Muscle soreness and back pain can occur from extensive workouts and heavy manual labor.
Soreness from these activities may start on the first day but normally continues to get worse on the second day and then peaks on the third day.
This phenomenon is called delayed onset muscle soreness or DOMS and can cause significant inflammation and pain in your back.
If you have back pain from exercise or heavy exertion, use cold therapy immediately after the activity to reduce tissue damage, inflammation, and pain.
After a 24-hour period you can switch it out to use heat therapy to encourage tissue healing.
How to combine heat and cold therapy in your daily routine.
You are more likely to benefit from heat and cold therapy when you make these treatments a part of your daily routine.
Below are a few tips to help you incorporate the use of heat and/or cold therapy in your everyday activities:
1. Keep a heat pad near your bed which you can use first thing in the morning to warm up your muscles if you wake up with a sore or stiff back.
2. Apply a cold compress before bed if you have exercised your back hard or overexerted yourself with yardwork.
3. Use a heat pad before sleeping and after waking up if you have chronic back pain.
4. Keep a couple of self-activating heat patches and ice packs in your bag or car to use while traveling or driving to and from work.
You do not always need to go out and buy special heat pads and ice packs as there are several do it yourself options.
You can use a bag of frozen vegetables such as peas or corn, these make great cheap ice packs.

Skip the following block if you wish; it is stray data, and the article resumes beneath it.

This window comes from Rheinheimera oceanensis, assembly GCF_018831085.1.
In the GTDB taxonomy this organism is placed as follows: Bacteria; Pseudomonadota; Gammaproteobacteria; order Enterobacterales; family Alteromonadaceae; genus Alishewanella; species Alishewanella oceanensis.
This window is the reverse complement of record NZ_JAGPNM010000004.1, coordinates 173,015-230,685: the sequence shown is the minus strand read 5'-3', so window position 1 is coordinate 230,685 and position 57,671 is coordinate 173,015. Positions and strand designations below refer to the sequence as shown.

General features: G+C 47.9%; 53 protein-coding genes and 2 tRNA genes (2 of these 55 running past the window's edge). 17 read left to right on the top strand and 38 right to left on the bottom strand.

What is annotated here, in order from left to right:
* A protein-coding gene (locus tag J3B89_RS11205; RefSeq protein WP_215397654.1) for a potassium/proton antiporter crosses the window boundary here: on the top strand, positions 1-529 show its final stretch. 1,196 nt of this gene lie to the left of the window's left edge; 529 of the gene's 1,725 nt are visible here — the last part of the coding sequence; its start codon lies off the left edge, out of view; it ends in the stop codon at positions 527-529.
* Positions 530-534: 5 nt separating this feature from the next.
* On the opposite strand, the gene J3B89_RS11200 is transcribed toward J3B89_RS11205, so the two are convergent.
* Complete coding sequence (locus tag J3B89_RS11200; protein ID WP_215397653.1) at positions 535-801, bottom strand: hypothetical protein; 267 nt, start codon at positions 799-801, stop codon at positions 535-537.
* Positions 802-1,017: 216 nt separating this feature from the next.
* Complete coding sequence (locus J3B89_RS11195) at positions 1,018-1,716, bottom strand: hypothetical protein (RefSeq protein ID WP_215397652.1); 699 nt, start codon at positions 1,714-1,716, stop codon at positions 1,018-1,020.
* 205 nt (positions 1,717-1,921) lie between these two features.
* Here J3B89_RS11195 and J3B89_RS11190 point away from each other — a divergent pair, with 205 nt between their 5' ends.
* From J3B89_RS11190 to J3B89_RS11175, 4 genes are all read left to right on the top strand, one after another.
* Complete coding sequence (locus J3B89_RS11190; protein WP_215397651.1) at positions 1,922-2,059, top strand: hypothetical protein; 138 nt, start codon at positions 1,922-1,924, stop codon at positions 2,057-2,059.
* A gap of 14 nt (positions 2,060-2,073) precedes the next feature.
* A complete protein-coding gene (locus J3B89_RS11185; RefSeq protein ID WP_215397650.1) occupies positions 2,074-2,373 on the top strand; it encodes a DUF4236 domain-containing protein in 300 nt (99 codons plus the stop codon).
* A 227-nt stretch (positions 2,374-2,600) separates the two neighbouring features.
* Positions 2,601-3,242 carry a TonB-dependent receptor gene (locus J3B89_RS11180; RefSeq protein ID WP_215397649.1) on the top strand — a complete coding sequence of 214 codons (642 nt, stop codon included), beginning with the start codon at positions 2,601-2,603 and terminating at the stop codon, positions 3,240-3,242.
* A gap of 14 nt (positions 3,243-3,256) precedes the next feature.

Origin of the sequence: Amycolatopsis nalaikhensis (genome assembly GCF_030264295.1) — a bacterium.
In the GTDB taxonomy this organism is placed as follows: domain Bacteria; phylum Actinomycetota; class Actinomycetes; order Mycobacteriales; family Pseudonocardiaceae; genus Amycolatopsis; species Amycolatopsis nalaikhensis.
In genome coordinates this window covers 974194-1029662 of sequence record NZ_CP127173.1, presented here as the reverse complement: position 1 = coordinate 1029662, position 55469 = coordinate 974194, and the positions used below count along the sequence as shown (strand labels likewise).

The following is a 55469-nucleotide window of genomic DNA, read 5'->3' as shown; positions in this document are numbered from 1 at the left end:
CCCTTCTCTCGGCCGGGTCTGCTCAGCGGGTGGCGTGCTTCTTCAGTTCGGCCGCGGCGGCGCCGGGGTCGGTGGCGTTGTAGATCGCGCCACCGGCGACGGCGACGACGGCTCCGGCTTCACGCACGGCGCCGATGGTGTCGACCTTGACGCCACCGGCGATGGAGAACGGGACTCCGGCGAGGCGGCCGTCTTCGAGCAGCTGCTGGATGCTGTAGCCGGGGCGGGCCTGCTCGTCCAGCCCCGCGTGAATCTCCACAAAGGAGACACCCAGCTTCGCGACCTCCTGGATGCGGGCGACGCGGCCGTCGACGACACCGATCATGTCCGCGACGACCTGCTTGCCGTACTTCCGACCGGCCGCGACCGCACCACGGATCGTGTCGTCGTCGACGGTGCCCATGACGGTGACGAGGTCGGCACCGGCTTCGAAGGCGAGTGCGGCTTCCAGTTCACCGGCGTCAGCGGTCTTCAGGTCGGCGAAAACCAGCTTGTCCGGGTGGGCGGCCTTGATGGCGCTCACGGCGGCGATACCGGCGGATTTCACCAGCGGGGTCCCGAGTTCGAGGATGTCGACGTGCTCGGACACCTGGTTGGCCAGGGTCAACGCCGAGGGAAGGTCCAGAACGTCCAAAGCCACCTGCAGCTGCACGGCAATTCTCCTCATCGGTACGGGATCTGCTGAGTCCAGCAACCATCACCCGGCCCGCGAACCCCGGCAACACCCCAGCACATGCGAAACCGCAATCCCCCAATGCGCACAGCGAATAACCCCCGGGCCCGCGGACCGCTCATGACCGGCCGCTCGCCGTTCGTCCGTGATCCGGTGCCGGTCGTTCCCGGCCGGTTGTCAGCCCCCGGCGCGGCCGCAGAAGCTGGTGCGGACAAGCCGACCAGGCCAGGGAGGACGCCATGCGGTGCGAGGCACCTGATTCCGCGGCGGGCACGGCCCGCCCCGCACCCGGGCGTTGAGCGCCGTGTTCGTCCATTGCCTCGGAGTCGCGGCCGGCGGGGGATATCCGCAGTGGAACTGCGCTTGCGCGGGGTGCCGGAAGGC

Ice – placed in a bag and then wrapped in a towel
Always remember to have some fabric between your skin and the ice pack device to avoid skin burn.
Heat pack options
Putting rice in a sock and then heating it in the microwave is a great way to make your own heat pad.
You can also use a hot water bottle placed in beneath your lower back
Again, make sure you have some fabric between your skin and the heating device to avoid any burning or scolding, and do not directly lie on the ice or heat pack.
When should you not use heat or cold for your lower back?
Although hot and cold therapy can bring relief to low back pain sufferers there are certain conditions that should not be treated with heat or cold therapy.
- If there is an open wound, bleeding, or when there is any fluid oozing out of the painful region.
- If you have a chronic condition such as diabetes mellitus, rheumatoid arthritis, multiple sclerosis, poor circulation, or a spinal cord injury it is advised to avoid any heat therapy.
With these conditions heat may cause excessive burns, skin damage, and increased inflammation.
Heat and cold therapy can help a whole range of lower back problems.
It is simple, inexpensive, and readily available and is actually one of the most forgotten about therapies.
If you or someone you know is struggling to recover from low back pain issues then go and check out my Lower Back Pain Recovery Challenge today and take the first steps on the road to recovery.